Fast forward ten short months and during a visit to a nursery today I amazed myself by how much I have learnt. Stopping at plants and knowing the proper names, recognising textures and shapes, knowing what would work where … and of course stumbling on a few new-to-me plants, looking at the names and recognising having seen them before on a blog or in a book. It was a most pleasurable (and again educational) two hours spent amongst the plants.

The gardening course I have been busy with promised me in the opening notes that I would no longer go to nurseries and come back with “impulse buy” plants. The course entitled “Planting Design” promised that I would make plans before buying and that I would more often than not leave a nursery without buying anything, if what I had gone there for was not available. Well that was put to the test today … for the first time I discovered Hellebores at a nursery here in Cape Town. Eleven little Hellebores all lined up in a row and I so badly wanted to buy them. But my new ‘plant philosophy’ is that if I don’t have a plan, I can’t buy, so I left without them. A first for me! That’s not to say I won’t go back for them … as soon as I have a plan for them.

But then a detour to Exclusive Books and I succumbed to impulse buying and left with two new books. Pocket books actually, both by the Royal Hortucultural Society (RHS). The first book is RHS Plants for PlacesWith full colour photographs and information for over 1,000 tried and tested plants, this is the pocket-sized guide for trips to the garden centre and nursery.

The second is RHS Good Plant GuideWhether you want to cultivate the classic English rose or grow a crop of climbing French beans, choose plants with confidence with the RHS Good Plant Guide. Recommends over 3,000 trees, shrubs, perennials, bulbs, bedding plants, fruits and vegetables for every garden situation and with more than 1,500 colourful photos and illustrations.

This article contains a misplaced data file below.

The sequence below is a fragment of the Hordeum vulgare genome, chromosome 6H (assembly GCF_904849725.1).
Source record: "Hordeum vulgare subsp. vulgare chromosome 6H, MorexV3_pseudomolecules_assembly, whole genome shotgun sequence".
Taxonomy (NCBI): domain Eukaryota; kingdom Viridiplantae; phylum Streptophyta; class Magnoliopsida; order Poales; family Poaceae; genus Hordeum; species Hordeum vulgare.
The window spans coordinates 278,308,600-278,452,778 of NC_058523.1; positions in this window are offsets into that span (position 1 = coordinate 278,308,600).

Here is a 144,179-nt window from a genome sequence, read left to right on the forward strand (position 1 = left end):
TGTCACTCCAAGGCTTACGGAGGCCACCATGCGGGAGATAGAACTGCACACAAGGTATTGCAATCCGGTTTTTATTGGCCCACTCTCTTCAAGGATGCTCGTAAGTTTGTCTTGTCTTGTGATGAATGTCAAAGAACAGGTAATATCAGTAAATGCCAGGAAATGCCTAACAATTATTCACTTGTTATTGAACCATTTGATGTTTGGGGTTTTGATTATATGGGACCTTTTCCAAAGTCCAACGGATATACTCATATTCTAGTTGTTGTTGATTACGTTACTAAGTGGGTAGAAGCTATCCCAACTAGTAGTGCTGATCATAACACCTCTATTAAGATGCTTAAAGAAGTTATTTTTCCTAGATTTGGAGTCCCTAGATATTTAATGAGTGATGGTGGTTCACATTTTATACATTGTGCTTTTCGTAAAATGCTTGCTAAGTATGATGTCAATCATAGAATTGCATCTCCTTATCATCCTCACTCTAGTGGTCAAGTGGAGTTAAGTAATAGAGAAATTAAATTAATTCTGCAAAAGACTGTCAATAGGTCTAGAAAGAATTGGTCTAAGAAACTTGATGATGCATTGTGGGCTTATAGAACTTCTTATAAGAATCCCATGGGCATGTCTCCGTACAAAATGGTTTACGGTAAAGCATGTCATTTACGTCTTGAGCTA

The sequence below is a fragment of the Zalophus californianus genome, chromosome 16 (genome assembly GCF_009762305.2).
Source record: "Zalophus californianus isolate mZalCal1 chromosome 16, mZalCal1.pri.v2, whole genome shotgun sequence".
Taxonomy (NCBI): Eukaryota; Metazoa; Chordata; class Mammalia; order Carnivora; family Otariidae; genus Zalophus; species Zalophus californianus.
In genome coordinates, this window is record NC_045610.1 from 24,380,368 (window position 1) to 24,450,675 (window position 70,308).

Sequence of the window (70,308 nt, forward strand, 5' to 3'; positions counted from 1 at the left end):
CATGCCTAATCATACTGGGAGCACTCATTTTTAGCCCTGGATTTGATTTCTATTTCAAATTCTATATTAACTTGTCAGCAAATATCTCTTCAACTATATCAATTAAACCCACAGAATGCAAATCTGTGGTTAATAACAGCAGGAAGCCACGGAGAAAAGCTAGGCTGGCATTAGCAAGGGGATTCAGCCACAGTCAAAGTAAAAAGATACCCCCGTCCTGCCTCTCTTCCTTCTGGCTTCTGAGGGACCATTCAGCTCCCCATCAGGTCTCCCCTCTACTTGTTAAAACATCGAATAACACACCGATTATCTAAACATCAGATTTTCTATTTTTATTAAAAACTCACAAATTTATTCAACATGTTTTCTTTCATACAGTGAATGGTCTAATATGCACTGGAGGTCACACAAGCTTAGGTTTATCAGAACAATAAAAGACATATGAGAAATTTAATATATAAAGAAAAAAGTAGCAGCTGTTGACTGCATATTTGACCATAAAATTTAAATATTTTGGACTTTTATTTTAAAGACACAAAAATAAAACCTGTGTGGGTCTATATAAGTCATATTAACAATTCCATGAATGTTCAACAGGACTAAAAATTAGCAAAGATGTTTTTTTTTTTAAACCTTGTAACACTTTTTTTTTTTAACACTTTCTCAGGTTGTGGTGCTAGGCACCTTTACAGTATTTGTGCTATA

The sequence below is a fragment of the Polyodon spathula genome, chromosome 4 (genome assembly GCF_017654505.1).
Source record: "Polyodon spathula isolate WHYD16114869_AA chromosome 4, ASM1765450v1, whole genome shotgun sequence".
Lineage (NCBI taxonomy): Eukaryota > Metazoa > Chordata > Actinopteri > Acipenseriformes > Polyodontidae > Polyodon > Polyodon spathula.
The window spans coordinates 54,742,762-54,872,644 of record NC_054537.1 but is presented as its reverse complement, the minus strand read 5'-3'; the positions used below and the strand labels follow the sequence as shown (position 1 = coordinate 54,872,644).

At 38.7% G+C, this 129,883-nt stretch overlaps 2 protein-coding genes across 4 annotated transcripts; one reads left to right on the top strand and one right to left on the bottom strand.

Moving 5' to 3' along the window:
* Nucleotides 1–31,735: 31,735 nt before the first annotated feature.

These are two lovely little books to assist in my continued gardening education 🙂

[one_half]RHS Plants for PlacesPlants for places[/one_half]

[one_half_last]RHS Good Plant GuideRHS Good Plant Guide[/one_half_last]

I love these little books as they are great reference books as well as being useful to pick up and page through for a few minutes every now again, just to familiarise myself with new plants or to look up known plants for more info. Small and compact they are also easy to pop into a bag in case I do want to take one on a nursery visit – easily hidden in a bag so I don’t go there looking too much like a gardening-nerd!

Off to read about plants
Happy Gardening

Barbie's garden Christine's garden Gardening Home page features Miscellaneous Products

The new Gardening Journal

We have to show you all our new addition to the Gardening Blog. Because we are still new to this gardening phenomena, we really needed somewhere to write all the stuff we had to remember and all the chores we need to do.  All the bits of paper we scribble on wasn’t practical because now you need a folder of sorts. So that doesn’t really work – you need something portable and compact.  Like a paperback book!  We could not find a  gardening journal ANYWHERE that we could say was easy-to-use and practical. We hunted around and decided – hey, why don’t we create our OWN gardening  journal. So, through New Voices Publishing, we have published our own book – THE GARDENING JOURNAL and here we share it with you!

[one_half]The Garen Journal[/one_half]

[one_half_last]The Garden Journal 2[/one_half_last]

It is full of places to draw, make notes, create shopping lists, add gardening chores, write reviews and nursery contact  information and also write down your research on what plants you like and what to plant in your garden – all on a monthy basis.  It is with me all the time!! Everything that I want to jot down or refer to is right here, in my journal!!

Title: The Gardening Journal
ISBN: 978-1-920411-58-9
Authors: Christine Searle and Barbara Mueller of The Gardening Blog
Cover design: Kristen Barrett of ScarlettDesign
Price: TBA

It is such a useful tool for any gardener who is serious about gardening! It is beautiful and compact and a must have!

We are going to make it available soon!